Japan has its own focus in this issue. Emily Kang tells us about the Japan Art Catalogue (JAC) project at the University of Sydney. Fisher library is the only recipient in the southern hemisphere of donations of Japanese art catalogues from the National Art Centre, Tokyo (NACT) and is a unique resource for what is happening in the Japanese art world. Ann Stephen at the Chau Chak Wing Museum invited Judy Annear and Reuben Keehan to discuss two significant Japanese artists from its collection of modernist and avant-garde art works, largely shaped by the Dr M J Morrissey bequest established in 1984 in memory of Arthur Lindsay Sadler, then Professor of Oriental Studies. Morrissey had studied Japanese under Sadler in the thirties and it inspired his interest in ukiyo-e woodblock prints, also the subject of a review by Madeline Reece of a small group of late 18th century bijinga (pictures of beautiful women), part of a large collection of ukiyo-e prints gifted to Flinders University Museum of Art (FUMA).
Collecting to increase understanding with Asian neighbours underpins two articles. Sofie Nielsen and Michael Houston discuss the less well-known Asian component of the Berndt Museum of Anthropology at UWA. The Berndts’ engagement with Asian cultures, especially their interest in pre-European contact and exchange between neighbouring peoples of Asia and those along the northern coast of Australia is echoed by Charles Darwin University’s (CDU) increasing commitment to cross-cultural engagement with Southeast Asia, as demonstrated in Kellie Joswig’s article on the CDU’s Art Collection.
I am very grateful for this opportunity provided by TAASA. The opening of the Chau Chak Wing Museum has been an excellent opportunity to survey the splendid and diverse collections of Australian universities that contribute to the intellectual and cultural life of students, staff and the broader public.
Dr Paul Donnelly is Deputy Director, Chau Chak Wing Museum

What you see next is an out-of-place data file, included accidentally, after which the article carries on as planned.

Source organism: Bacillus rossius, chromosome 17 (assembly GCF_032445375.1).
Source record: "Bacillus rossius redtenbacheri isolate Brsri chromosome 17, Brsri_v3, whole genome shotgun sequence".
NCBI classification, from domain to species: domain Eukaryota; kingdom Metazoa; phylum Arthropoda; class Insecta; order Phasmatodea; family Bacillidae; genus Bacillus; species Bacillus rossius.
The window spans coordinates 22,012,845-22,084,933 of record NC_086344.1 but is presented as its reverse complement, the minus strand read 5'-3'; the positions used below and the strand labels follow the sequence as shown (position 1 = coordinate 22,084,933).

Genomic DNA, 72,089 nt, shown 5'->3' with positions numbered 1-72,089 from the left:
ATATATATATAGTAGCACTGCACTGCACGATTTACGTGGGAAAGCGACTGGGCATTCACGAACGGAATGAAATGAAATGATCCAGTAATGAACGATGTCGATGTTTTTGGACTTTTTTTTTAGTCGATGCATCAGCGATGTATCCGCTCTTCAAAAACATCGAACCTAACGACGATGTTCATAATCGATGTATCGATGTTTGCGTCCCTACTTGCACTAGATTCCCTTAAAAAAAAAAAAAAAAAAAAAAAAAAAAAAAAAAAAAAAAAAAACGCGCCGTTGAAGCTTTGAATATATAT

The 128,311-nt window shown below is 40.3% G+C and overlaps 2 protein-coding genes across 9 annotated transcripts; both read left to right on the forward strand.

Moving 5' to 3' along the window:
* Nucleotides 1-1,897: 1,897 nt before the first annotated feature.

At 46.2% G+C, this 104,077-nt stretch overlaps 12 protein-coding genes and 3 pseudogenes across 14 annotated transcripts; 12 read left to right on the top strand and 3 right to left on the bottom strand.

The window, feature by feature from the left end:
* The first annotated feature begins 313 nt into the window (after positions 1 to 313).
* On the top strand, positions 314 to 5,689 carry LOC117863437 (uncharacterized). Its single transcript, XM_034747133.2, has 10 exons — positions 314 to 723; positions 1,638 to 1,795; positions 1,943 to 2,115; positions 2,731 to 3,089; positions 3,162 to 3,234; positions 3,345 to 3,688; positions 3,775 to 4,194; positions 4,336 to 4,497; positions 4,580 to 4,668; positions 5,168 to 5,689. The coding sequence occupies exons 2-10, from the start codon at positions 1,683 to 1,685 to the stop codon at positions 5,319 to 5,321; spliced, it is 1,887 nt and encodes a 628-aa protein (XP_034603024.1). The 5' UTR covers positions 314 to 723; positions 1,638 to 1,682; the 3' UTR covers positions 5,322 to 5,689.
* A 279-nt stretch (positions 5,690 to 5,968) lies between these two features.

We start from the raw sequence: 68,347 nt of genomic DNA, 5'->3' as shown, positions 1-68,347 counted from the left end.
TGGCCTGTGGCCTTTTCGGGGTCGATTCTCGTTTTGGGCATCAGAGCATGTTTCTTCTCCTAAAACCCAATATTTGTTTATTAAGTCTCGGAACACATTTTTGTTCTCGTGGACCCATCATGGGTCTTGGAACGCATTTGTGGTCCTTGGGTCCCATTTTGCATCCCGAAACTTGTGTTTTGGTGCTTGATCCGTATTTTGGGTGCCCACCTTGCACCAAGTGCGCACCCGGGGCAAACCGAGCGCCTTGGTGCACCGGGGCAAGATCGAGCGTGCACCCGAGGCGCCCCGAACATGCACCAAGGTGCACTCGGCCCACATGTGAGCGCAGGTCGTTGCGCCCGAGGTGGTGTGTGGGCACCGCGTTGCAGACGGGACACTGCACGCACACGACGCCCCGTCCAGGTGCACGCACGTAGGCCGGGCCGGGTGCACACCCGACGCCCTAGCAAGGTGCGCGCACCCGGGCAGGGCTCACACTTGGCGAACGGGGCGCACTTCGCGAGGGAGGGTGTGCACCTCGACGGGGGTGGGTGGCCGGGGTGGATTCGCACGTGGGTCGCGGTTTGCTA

3 EDITORIAL: UNIVERSITY ASIAN ART COLLECTIONS - Paul Donnelly, Guest Editor
4 CHAU CHAK WING MUSEUM, THE UNIVERSITY OF SYDNEY - David Ellis & Paul Donnelly
6 CHAU CHAK WING MUSEUM’S ASIAN COLLECTION: THE CHINA GALLERY AND ITS INAUGURAL EXHIBITION AUSPICIOUS - David Ellis & Shuxia Chen
8 JAPANESE LATE MODERNISM IN THE CHAU CHAK WING MUSEUM - Ann Stephen, Judy Annear & Reuben Keehan
11 BEYOND THE TIMOR SEA: ASIAN ARTWORKS IN THE CHARLES DARWIN UNIVERSITY ART COLLECTION - Kellie Joswig
14 ACROSS PLACE AND TIME: ‘READING’ THE MIDDLE EASTERN MANUSCRIPT COLLECTION AT THE UNIVERSITY OF MELBOURNE - Robyn Sloggett
17 ENGAGING ASIA: ARCHITECTURAL STUDENT THESES AT THE ABP LIBRARY COLLECTION, UNIVERSITY OF MELBOURNE, 1960-1980 - Philip Goad & Naomi Mullumby
20 BEHIND THE KIMONO SLEEVE: UKIYO-E COLLECTION AT FLINDERS UNIVERSITY MUSEUM OF ART - Madeline Reece
22 TO AFFINITY AND BEYOND: ACTIVATING THE ASIAN COLLECTIONS AT THE BERNDT MUSEUM OF ANTHROPOLOGY, UNIVERSITY OF WESTERN AUSTRALIA - Sofie Nielsen & Michael Houston
24 ARTS AND LIFE: A COLOURFUL TREASURE IN THE EAST ASIAN SPECIAL COLLECTION, UNIVERSITY OF MELBOURNE - Xiaoju Liu & Lauren Ellis
25 COLLECTIONS AND CONNECTIONS: MUSEUMS OF ANTIQUITIES LINKS - Pam Watson
26 EXHIBITIONS ACROSS TIME AND SPACE: THE JAPAN ART COLLECTION PROJECT, EAST ASIAN COLLECTION, THE UNIVERSITY OF SYDNEY LIBRARY - Emily H. Kang
28 RECENT TAASA ACTIVITIES
29 WHAT'S ON: DECEMBER 2020 - FEBRUARY 2021
30 TAASA MEMBERS' DIARY: DECEMBER 2020 - FEBRUARY 2021